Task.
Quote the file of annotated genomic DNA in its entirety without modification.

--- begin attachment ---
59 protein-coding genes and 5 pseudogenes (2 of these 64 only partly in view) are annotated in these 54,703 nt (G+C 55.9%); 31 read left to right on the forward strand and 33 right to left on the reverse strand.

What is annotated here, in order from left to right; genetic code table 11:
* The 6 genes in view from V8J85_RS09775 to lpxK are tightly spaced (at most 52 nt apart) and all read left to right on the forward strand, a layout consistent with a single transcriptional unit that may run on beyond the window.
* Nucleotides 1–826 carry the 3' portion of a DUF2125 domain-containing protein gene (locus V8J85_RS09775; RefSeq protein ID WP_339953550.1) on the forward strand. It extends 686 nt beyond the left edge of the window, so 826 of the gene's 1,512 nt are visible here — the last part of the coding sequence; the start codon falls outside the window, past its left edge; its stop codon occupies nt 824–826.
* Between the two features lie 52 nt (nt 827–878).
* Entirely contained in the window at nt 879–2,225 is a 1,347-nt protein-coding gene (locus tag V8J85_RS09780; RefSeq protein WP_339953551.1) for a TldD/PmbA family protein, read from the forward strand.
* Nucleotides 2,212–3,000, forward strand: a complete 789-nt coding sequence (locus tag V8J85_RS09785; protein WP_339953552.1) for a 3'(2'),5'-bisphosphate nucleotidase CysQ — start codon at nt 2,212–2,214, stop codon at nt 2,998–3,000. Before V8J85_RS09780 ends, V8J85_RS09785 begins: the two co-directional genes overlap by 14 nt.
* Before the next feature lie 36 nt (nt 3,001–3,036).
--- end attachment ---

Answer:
59 protein-coding genes and 5 pseudogenes (2 of these 64 only partly in view) are annotated in these 54,703 nt (G+C 55.9%); 31 read left to right on the forward strand and 33 right to left on the reverse strand.

What is annotated here, in order from left to right; genetic code table 11:
* The 6 genes in view from V8J85_RS09775 to lpxK are tightly spaced (at most 52 nt apart) and all read left to right on the forward strand, a layout consistent with a single transcriptional unit that may run on beyond the window.
* Nucleotides 1–826 carry the 3' portion of a DUF2125 domain-containing protein gene (locus V8J85_RS09775; RefSeq protein ID WP_339953550.1) on the forward strand. It extends 686 nt beyond the left edge of the window, so 826 of the gene's 1,512 nt are visible here — the last part of the coding sequence; the start codon falls outside the window, past its left edge; its stop codon occupies nt 824–826.
* Between the two features lie 52 nt (nt 827–878).
* Entirely contained in the window at nt 879–2,225 is a 1,347-nt protein-coding gene (locus tag V8J85_RS09780; RefSeq protein WP_339953551.1) for a TldD/PmbA family protein, read from the forward strand.
* Nucleotides 2,212–3,000, forward strand: a complete 789-nt coding sequence (locus tag V8J85_RS09785; protein WP_339953552.1) for a 3'(2'),5'-bisphosphate nucleotidase CysQ — start codon at nt 2,212–2,214, stop codon at nt 2,998–3,000. Before V8J85_RS09780 ends, V8J85_RS09785 begins: the two co-directional genes overlap by 14 nt.
* Before the next feature lie 36 nt (nt 3,001–3,036).